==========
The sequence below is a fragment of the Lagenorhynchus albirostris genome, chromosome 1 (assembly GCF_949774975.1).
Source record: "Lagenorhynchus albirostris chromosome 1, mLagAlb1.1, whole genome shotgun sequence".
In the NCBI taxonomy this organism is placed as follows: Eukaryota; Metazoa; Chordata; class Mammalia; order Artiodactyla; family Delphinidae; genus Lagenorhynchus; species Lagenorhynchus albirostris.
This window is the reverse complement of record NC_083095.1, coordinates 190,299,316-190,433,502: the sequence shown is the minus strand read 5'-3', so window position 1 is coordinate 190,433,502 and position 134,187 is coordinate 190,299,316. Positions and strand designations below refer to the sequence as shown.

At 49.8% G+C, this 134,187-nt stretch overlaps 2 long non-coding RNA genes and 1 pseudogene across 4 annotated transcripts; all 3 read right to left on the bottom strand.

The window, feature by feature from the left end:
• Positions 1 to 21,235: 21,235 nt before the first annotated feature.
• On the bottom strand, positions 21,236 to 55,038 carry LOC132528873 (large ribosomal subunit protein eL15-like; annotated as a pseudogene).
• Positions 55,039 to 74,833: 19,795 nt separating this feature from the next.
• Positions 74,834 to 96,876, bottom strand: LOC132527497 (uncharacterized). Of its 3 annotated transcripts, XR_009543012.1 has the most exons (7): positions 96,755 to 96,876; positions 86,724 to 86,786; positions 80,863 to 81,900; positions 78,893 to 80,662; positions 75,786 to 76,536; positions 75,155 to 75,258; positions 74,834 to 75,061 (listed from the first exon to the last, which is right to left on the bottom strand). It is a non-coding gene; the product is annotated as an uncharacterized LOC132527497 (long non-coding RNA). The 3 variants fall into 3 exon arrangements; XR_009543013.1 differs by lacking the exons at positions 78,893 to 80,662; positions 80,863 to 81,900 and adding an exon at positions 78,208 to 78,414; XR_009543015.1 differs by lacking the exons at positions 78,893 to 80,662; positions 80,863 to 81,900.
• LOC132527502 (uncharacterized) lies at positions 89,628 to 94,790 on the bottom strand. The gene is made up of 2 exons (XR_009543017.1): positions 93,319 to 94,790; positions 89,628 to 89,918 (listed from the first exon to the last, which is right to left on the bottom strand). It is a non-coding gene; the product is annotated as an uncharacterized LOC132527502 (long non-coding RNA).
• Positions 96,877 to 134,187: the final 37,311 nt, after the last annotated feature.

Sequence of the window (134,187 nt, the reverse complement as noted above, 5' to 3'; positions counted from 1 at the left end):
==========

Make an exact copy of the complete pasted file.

The sequence below is a fragment of the Lagenorhynchus albirostris genome, chromosome 1 (assembly GCF_949774975.1).
Source record: "Lagenorhynchus albirostris chromosome 1, mLagAlb1.1, whole genome shotgun sequence".
In the NCBI taxonomy this organism is placed as follows: Eukaryota; Metazoa; Chordata; class Mammalia; order Artiodactyla; family Delphinidae; genus Lagenorhynchus; species Lagenorhynchus albirostris.
This window is the reverse complement of record NC_083095.1, coordinates 190,299,316-190,433,502: the sequence shown is the minus strand read 5'-3', so window position 1 is coordinate 190,433,502 and position 134,187 is coordinate 190,299,316. Positions and strand designations below refer to the sequence as shown.

At 49.8% G+C, this 134,187-nt stretch overlaps 2 long non-coding RNA genes and 1 pseudogene across 4 annotated transcripts; all 3 read right to left on the bottom strand.

The window, feature by feature from the left end:
• Positions 1 to 21,235: 21,235 nt before the first annotated feature.
• On the bottom strand, positions 21,236 to 55,038 carry LOC132528873 (large ribosomal subunit protein eL15-like; annotated as a pseudogene).
• Positions 55,039 to 74,833: 19,795 nt separating this feature from the next.
• Positions 74,834 to 96,876, bottom strand: LOC132527497 (uncharacterized). Of its 3 annotated transcripts, XR_009543012.1 has the most exons (7): positions 96,755 to 96,876; positions 86,724 to 86,786; positions 80,863 to 81,900; positions 78,893 to 80,662; positions 75,786 to 76,536; positions 75,155 to 75,258; positions 74,834 to 75,061 (listed from the first exon to the last, which is right to left on the bottom strand). It is a non-coding gene; the product is annotated as an uncharacterized LOC132527497 (long non-coding RNA). The 3 variants fall into 3 exon arrangements; XR_009543013.1 differs by lacking the exons at positions 78,893 to 80,662; positions 80,863 to 81,900 and adding an exon at positions 78,208 to 78,414; XR_009543015.1 differs by lacking the exons at positions 78,893 to 80,662; positions 80,863 to 81,900.
• LOC132527502 (uncharacterized) lies at positions 89,628 to 94,790 on the bottom strand. The gene is made up of 2 exons (XR_009543017.1): positions 93,319 to 94,790; positions 89,628 to 89,918 (listed from the first exon to the last, which is right to left on the bottom strand). It is a non-coding gene; the product is annotated as an uncharacterized LOC132527502 (long non-coding RNA).
• Positions 96,877 to 134,187: the final 37,311 nt, after the last annotated feature.

Sequence of the window (134,187 nt, the reverse complement as noted above, 5' to 3'; positions counted from 1 at the left end):